Dismiss Notice
Join Physics Forums Today!
The friendliest, high quality science and math community on the planet! Everyone who loves science is here!

Python to C++

  1. Feb 12, 2009 #1
    I am learning Python right now and it is pretty cool. Just out of curiosity, would it be a easy transition to learn C++ after I master Python?
  2. jcsd
  3. Feb 12, 2009 #2


    User Avatar
    Science Advisor
    Homework Helper

    Why would you want to!
    Often people coming from a higher level language write better C++ code (using boost and STL) rather than people coming from C/Fortran who write at too low a level.
  4. Feb 13, 2009 #3
    Boost and STL, never heard of them. I am new to programming:)

    Well, I have noticed some really good computational software that requires C++, like open foam for CFD.
    I would like to eventually get into these types of programs.
  5. Feb 15, 2009 #4
    So boost allows me to interface python with c++ programs, is that correct?
    So I would be able to use python for open foam?
  6. Feb 15, 2009 #5
    If you do a lot of intense computations such as CFD, it does not hurt to start programming in C++ which gives you a lot more return for your CPU seconds.
    Python and other high level languages make excellent prototyping tools.
  7. Feb 15, 2009 #6


    User Avatar
    Science Advisor
    Homework Helper

    If you have an existing CFD (or whatever) library it might be worth looking for a Python wrapper, or making some wrappers using boost::python.
    Let C++ (or Fortran) do the heavy lifting an write your own program on top of this in Python - you get a lot better value for your programming hours and a reduction in all-night bug hunts.
  8. Feb 15, 2009 #7
    For what little it's worth, I've often found Boost::Python to be perhaps the most severely lacking component in the Boost libraries. (The reasons are technical and I won't discuss them here.)

    On the other hand, Swig is a great way of wrapping C/C++ code so that it can be used with Python (among many other languages). It's discussed in several places but a really useful introduction to it, as well as to the use of Python more generally in a scientific context, is Langtangen's https://www.amazon.com/Python-Scrip...=sr_1_1?ie=UTF8&s=books&qid=1234739638&sr=1-1. (Langtangen's book is wonderful for many reasons but it also does a really good job of illustrating how Python can be used to interface with Fortran and C/C++ code, something that's essential knowledge if you're going to be working with scientific libraries.)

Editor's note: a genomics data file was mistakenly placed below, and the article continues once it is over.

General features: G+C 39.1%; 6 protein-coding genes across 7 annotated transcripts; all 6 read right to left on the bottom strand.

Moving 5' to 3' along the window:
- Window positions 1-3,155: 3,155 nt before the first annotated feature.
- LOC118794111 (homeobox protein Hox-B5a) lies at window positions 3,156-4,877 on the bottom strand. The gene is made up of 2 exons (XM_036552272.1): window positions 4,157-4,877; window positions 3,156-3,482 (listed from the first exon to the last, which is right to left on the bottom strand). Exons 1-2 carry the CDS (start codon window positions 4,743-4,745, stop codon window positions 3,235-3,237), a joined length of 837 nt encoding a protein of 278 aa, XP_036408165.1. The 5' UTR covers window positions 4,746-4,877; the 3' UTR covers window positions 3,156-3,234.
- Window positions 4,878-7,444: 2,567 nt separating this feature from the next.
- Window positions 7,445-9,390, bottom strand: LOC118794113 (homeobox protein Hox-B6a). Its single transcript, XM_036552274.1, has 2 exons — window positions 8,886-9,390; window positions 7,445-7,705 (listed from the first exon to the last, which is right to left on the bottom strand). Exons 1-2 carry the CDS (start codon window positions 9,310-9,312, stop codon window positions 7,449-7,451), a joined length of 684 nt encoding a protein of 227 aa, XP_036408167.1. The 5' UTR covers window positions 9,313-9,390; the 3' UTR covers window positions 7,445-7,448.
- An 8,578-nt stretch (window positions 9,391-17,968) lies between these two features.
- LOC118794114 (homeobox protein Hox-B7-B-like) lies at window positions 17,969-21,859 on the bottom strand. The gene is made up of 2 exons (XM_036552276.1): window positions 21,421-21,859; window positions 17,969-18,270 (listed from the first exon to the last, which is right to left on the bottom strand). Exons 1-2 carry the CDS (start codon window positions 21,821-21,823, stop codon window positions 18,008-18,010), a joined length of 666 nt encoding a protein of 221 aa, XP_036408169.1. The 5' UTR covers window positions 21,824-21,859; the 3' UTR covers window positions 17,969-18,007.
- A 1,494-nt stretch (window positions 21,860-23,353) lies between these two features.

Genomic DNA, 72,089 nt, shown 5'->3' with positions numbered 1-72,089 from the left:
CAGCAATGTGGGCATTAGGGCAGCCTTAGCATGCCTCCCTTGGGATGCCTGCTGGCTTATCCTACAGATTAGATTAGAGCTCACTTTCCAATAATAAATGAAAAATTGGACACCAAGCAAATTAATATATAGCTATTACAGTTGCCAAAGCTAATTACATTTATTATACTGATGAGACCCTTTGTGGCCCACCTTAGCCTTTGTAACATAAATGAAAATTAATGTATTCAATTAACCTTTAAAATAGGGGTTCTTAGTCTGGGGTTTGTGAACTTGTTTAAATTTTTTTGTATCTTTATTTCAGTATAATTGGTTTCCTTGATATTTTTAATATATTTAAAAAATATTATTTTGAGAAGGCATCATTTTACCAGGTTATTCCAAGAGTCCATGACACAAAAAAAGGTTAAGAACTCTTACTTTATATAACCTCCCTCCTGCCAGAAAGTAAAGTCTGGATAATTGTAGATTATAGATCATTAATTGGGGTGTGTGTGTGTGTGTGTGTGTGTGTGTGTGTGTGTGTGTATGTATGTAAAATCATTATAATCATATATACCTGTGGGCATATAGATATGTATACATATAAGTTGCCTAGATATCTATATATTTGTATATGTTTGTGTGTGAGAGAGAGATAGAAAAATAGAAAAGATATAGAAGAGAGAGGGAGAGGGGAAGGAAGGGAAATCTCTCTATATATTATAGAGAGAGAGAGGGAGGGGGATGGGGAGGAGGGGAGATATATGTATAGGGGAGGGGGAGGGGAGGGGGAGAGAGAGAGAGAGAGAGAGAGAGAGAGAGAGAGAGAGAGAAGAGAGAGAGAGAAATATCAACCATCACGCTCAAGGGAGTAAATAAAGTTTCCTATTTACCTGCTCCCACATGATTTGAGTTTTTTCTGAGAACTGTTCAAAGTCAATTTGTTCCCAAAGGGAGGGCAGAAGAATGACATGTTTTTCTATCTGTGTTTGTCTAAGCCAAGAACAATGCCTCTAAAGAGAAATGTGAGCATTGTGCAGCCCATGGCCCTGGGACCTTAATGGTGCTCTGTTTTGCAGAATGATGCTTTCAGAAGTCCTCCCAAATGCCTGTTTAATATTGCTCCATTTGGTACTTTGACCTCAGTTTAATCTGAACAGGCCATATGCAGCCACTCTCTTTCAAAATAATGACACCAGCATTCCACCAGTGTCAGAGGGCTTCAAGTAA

Last edited by a moderator: May 4, 2017
  9. Feb 15, 2009 #8


    User Avatar
    Science Advisor
    Homework Helper

    Thanks for the book pointer,
    I've noticed a couple of projects switching back to SWIG. When I last used it I remember it generated a very 'c' like interface, I've only used boost:python for a few trial projects.
  10. Feb 15, 2009 #9
    I really can't recommend it highly enough. It takes a bit of effort, but there's an enormous amount of useful information in there, particularly regarding Numpy and wrapping Fortran or C/C++ code in Python. It's a gem of a book.
  11. Feb 16, 2009 #10


    User Avatar
    Gold Member

    I have Langtangen and agree it's excellent. I'd disagree w/ the recommendation of Swig now, especially for those starting out. Ctypes IMO has eclipsed it as the best bet: far easier to use, learn, and debug, comes builtin w/ Python, and for some things out performs Swig substantially. Downside is Ctypes won't handle C++
    Last edited by a moderator: May 4, 2017
Know someone interested in this topic? Share this thread via Reddit, Google+, Twitter, or Facebook

Similar Discussions: Python to C++
  1. Python or C++ first? (Replies: 20)

  2. Learning python and C# (Replies: 14)